- Generic, boring art style
Download Samurai Jack The Shadow of Aku
- PC compatible
- Operating systems: Windows 10/Windows 8/Windows 7/2000/Vista/WinXP
It's a classic story. Not unstoppable hero versus irresistible evil, although weve got that, too; the seen-it-a-million-times story here is great source material (Samurai Jack the cartoon) licensed to create a so-so game. But Jack isnt nearly as horrible as I feared. Yes, its bursting with boring action-platformer standards like key puzzles, a samurai version of slo-mo bullet time, and odd, glowing-green statuettes youve got to collect for no apparent reason, but it also does a decent job of re-creating the feel of the cartoon. The music is dead-on excellent, and the combat, though rarely challenging, looks pretty impressive at times. Still, the developers could have taken it much further. Zelda: Wind Waker-esque cartoony graphics style would have been perfect for Jack, who, now that hes 3D, looks kind of like Jay Leno or John Kerry what with his freakishly long chin. And the cut-scenes often the only good part of a licensed game like this are embarrassing. It aint bad, but my favorite cartoon samurai deserves even better.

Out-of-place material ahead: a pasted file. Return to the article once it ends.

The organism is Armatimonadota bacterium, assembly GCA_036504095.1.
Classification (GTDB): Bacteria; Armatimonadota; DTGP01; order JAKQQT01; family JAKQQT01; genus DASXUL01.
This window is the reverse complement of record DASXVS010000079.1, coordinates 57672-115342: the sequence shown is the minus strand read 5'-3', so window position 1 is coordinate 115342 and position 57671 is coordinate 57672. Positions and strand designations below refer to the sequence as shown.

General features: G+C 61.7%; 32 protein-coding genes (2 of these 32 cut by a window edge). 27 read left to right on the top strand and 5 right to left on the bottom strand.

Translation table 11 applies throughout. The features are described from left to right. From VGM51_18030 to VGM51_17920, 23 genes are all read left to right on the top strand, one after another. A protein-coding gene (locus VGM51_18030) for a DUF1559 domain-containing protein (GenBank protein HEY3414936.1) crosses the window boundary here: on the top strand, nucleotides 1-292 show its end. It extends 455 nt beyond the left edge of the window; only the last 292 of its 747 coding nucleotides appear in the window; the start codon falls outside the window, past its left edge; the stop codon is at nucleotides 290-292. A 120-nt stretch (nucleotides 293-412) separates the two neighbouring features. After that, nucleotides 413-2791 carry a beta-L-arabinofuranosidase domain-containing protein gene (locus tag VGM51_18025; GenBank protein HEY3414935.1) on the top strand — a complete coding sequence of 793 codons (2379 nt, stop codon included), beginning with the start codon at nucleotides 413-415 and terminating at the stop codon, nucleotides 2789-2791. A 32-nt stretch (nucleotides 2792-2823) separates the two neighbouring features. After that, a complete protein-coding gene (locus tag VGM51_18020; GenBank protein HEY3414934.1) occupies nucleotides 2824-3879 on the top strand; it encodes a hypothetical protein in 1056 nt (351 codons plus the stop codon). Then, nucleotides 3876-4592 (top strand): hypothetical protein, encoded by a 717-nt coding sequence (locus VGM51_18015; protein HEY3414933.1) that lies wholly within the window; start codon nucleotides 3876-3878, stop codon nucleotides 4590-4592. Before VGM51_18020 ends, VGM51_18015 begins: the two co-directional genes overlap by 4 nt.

Shadow ofAku em-ploys all the standard platformers mechanics double-jumping, scads of items to collect but deploys them well. Jacks strongest moves are too cumbersome to be useful, but his basic repertoire of sword slashes is more than enough to defeat Akus robots, whose patterns are satisfy-ingly easy to exploit. Vibrant, distinct levels and excellent music prove the games faithfulness to the cartoon. Its fun, a bit formulaic, and too short. But then, so is the show.
Your younger sibling could certainly do worse than Samurai Jack. Visually, its repellent, but tykes (and reviewer Paul low blow!) will be able to overlook the hideous backgrounds, simplistic structures, and busting-at-the-seams character models in order to enjoy the shockingly decent gameplay. Jack commands a sizable arsenal of moves chucking shuriken, bustin out arrows, and felling foes in bullet-time Zen mode feels almost like Ninja Gaiden-Wte. But formulaic levels and cakewalk difficulty will bore Jacks older fans.